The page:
Storytelling in strict chronological order will have to be abandoned in Ghana, or this blog will become unbearably tedious – if it hasn’t already. So brace yourself for an onslaught of overviews. Ghana was unusual for us, because instead of making our way slowly along the coast like we usually do, we zipped 300km from Accra to the most southernmost point of the country and back three times. The first time was to case the joint for my Mom’s arrival – and thank God we did, otherwise we’d have taken her to a series of rave-reviewed poo dumps. The second time was after fetching Nana, as the kids call her, from the airport for her holiday, and the third time was when we were finally on our way after dropping her back for her flight home.
All this to-ing and fro-ing up and down the highway wasn’t particularly edifying. Ghana is more developed than its neighbours, which meant the coast road has very little in the way of the rural picturesque but a great deal of tacky signage, half-finished concrete buildings and piles of rubble. Roadside businesses had some fascinating titles: ‘Rome Was Not Built In A Day’ stall, ‘Thick Mama Kitchen’ and ‘Motorway Mothercare’ were among our favourites. ‘Try and See Motors’ was less inspiring of confidence than ‘The Lord is in Control Motors’, ‘God’s Will Metalworks’ or ‘God is King Razorwire’. Not to mention the ‘Allah is Great Gasfitting Shop’. Sam Plumbing Enterprises also had the immortal pay-off line: ‘Jesus is my CEO’.
“Funny there’s no ‘Satan Is My Master Bank Loans’” remarked Sampson.
There also seems to be big business in selling advertising hordings to pay tribute to recently deceased relatives. The greater the status and reputation, the larger the poster and the greater the age achieved, the larger the font proclaiming it – there were so many of these, at times, it felt like the road was playing bingo: 53, 88, 104!
Educational institutions were similarly ennobled. Highlights were the Candid School, Gloryville and, my absolute fave, the Peculiar International School. You think I’m making these up now don’t you?
We continued to be amazed and horrified by what gets transported on the roof of buses, especially when it was alive. Goats tied on top had ceased to be noteworthy. But a lovely German woman at the charming Stumble Inn backpackers told me about travelling in Burkina Faso and being intrigued by a lock of long hair hanging in the window from above. It was only when warm yellow liquid started running down it onto her shoulder that she realised it was the end of a cow’s tail – there were seven of them strapped on the roof.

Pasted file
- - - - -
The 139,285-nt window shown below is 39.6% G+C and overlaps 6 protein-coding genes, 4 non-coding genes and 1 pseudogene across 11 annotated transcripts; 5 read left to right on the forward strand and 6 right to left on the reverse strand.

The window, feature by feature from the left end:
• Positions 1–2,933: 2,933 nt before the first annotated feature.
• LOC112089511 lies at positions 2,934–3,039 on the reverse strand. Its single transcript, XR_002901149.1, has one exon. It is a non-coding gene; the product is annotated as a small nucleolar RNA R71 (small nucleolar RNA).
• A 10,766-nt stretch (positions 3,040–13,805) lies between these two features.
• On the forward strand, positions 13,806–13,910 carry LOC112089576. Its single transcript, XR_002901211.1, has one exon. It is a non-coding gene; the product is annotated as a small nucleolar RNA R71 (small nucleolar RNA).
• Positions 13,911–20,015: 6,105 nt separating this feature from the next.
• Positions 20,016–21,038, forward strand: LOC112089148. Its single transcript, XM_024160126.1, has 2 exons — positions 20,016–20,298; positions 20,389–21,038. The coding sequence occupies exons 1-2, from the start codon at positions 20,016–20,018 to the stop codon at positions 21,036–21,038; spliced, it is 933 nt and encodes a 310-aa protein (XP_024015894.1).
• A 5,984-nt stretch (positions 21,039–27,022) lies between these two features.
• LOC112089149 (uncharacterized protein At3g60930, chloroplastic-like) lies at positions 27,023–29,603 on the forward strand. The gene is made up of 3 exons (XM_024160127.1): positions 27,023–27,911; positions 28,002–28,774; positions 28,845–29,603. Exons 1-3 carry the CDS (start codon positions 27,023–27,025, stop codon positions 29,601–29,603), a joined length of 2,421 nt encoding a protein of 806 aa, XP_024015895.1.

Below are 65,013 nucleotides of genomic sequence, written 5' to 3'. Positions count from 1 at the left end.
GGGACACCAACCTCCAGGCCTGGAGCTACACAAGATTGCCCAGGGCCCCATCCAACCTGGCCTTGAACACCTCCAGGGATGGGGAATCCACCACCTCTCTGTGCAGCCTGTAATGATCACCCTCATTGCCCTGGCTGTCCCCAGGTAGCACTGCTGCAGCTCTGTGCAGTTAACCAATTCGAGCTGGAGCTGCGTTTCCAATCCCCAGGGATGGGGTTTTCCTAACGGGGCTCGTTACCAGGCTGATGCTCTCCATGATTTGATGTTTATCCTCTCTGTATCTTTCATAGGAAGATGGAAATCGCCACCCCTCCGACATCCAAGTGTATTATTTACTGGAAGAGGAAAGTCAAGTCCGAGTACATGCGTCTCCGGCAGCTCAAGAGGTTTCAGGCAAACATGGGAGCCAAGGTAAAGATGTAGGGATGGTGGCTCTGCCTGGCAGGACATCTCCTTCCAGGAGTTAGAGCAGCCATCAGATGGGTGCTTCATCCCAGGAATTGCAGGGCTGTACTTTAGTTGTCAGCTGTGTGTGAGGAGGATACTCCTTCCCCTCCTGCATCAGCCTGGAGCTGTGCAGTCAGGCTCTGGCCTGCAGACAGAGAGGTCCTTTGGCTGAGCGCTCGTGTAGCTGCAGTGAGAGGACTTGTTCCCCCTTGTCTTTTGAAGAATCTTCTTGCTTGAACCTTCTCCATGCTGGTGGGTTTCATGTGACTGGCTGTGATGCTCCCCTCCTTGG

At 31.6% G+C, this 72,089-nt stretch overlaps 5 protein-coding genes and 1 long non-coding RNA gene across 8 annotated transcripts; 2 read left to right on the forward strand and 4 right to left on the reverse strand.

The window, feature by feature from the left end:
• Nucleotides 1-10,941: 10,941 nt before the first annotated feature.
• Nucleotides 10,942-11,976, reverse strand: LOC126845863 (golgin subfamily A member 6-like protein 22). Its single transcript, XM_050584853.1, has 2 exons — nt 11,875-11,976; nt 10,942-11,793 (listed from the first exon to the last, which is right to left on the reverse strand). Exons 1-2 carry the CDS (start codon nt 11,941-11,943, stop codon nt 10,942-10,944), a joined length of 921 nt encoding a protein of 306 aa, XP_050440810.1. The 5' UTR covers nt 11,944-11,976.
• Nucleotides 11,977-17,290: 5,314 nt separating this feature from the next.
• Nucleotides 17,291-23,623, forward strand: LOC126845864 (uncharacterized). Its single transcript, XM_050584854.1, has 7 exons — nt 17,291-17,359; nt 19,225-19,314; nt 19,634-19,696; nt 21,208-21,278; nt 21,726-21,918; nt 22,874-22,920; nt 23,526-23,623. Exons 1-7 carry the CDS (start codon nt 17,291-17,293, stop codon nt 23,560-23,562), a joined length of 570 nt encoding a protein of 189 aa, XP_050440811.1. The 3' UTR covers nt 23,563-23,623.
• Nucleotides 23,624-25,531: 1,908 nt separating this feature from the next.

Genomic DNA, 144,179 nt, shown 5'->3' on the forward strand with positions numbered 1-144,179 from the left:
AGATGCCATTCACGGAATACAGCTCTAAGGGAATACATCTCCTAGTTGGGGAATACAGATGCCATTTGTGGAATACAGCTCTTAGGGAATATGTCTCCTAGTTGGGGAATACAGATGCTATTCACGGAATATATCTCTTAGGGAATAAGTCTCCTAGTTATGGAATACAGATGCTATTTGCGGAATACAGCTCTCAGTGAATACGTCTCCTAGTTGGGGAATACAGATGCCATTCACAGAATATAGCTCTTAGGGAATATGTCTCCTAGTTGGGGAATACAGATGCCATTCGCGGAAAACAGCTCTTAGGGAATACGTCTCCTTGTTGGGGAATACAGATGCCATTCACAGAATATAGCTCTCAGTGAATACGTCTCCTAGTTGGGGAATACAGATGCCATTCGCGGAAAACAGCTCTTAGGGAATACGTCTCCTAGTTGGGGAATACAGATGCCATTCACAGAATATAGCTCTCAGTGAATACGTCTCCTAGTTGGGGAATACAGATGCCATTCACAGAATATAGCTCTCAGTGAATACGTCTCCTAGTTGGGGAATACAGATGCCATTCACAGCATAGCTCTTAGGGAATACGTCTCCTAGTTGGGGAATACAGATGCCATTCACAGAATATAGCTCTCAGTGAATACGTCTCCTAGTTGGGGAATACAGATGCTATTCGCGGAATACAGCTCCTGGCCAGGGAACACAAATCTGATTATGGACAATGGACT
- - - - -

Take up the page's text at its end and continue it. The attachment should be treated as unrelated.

This blog is about the first half of Nana’s visit. In Ghana, royalty are respectfully addressed as ‘Nana’ and it seems appropriate that this is where our matriarch Carole a.k.a. The Duchess came to visit us. She was only with us two weeks in late Feb but we packed in a fair bit. Nana doesn’t want me to post many photos because she’s vetoed most of them as “embarrassing”, but let me offer a couple of verbal snapshots.
It was a wonderful break for all of us, not least as once I’d finally realised that it wasn’t Ghana’s internet that was mysteriously down for days on end, but that something had gone horribly wrong with my laptop, I had no choice but to shut it down altogether. When files starting corrupting, I took it as a sign that I had to stop work and concentrate on ‘just breathe, just be’ing with my Mom.
That first night sitting in the carpark of the Hotel Georgia near the airport pulling out the contents of her two enormous suitcases was like Christmas with bells on. Mom arrived bearing more than 50kg of schoolbooks and clothes and medical supplies and Toblerone and Wilson’s toffees – as well as a few too many You mags full of Oscar Pistorious gossip. The oohs and aahs of the children on seeing their new Lego, and Sampson’s on trying out his Skullcandy headphones, were almost as great as mine on feeling the quality of my 100% cotton Woolies pants. On a trip like this, the joy of new knickers cannot be overrated.
Many thanks to Patrick at the Hotel Georgia for his kindness in allowing Mom to leave those empty cases in his office until her return flight – we would have struggled to store them in the truck!
The next day, we whisked her 150km away down the coast to the place that had restored my faith in Ghana’s tourism industry: Anomabu, a beautiful resort of beach bungalows set amidst shady palms (http://anomabo2.digitafrica.com). There was aircon in all the clean, spacious rooms, a wonderful restaurant with breakfast included and a distinct absence of poo. Mom treated Sampson and I to a room next door to hers with a connecting door, so it was like we had a suite. The kids were in heaven, on a double bed each in the truck, and allowed to scoff shamelessly for four days: ginormous breakfasts of sausage, bacon, Spanish omelette and baked beans after cornflakes and rice krispies. I was content with a glass of crimson bissap juice with honey – a delicious start to the day.
With the arrival of her missing books, Ruby had to get stuck into schoolwork – she had five weeks of the first term to make up. Luckily there was always the promise of a swim and a snack to keep her motivated. The sea was warm and bubbly like a jacuzzi, with a tendency to take your feet from under you with a sudden unexpected swell of current that was constantly changing direction. We were used to this from Benin, but it caught Nana out a couple of times. I cherish the memories of her equally bubbling laughter as she came up spluttering. Anomabu was a wonderful place for her to recover from the flight and gently get acclimatised, although predictably the aircon proved too much for me.